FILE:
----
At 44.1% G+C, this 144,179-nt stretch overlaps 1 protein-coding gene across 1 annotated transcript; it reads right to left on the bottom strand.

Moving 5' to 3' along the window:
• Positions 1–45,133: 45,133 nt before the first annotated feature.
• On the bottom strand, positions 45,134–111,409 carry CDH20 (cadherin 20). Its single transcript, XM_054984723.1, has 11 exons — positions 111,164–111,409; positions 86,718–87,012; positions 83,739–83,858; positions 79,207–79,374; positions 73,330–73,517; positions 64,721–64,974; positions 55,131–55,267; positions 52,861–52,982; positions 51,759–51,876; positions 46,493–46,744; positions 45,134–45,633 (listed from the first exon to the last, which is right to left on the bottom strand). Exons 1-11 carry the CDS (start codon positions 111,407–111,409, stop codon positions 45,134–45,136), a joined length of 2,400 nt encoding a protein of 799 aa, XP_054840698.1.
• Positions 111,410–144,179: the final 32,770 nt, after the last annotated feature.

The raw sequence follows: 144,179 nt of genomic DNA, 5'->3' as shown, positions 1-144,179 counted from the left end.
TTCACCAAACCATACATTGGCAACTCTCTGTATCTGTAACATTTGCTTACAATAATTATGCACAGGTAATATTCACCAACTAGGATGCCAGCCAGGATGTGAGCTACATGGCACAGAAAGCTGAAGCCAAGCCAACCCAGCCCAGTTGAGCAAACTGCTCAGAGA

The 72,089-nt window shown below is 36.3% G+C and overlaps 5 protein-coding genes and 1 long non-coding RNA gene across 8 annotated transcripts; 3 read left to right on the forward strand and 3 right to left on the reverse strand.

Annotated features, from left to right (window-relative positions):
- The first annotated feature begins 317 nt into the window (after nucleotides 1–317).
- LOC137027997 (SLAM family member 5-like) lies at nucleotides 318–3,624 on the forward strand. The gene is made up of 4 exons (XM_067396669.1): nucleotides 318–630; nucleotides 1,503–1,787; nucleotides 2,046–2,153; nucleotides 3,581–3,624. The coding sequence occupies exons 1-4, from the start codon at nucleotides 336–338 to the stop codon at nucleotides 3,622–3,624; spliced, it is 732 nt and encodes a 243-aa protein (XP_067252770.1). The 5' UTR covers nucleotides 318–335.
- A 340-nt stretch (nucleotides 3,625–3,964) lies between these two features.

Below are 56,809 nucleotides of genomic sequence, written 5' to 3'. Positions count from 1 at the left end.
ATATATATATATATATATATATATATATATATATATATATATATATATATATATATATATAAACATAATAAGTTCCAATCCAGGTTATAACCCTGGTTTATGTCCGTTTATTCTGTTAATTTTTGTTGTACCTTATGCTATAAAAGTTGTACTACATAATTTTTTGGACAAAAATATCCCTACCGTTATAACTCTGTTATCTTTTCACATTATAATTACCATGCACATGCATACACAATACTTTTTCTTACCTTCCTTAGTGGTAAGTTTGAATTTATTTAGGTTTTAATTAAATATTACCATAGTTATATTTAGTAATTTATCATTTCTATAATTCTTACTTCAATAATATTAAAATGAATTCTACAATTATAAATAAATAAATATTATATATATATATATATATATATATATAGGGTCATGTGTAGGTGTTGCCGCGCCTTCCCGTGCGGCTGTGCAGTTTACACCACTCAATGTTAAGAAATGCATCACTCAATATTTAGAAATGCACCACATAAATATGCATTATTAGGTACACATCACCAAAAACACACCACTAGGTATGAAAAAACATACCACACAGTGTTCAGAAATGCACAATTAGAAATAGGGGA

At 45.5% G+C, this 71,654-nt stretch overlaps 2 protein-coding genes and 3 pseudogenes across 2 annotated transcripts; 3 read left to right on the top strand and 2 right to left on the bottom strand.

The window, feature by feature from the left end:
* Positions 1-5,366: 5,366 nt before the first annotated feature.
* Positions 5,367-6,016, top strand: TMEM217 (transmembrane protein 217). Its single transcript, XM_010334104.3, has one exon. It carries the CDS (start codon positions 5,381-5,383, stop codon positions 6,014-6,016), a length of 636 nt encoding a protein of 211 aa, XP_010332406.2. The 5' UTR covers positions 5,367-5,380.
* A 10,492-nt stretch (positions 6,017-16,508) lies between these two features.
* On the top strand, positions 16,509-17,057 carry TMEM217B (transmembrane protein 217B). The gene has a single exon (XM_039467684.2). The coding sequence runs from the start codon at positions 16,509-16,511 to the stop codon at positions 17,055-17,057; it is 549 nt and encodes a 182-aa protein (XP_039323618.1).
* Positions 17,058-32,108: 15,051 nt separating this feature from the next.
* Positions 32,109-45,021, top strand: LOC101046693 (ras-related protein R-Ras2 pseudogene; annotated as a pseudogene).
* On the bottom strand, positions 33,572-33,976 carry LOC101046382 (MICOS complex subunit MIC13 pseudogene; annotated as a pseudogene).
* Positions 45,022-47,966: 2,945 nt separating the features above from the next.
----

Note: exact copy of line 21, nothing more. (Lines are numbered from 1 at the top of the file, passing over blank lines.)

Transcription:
* Positions 17,058-32,108: 15,051 nt separating this feature from the next.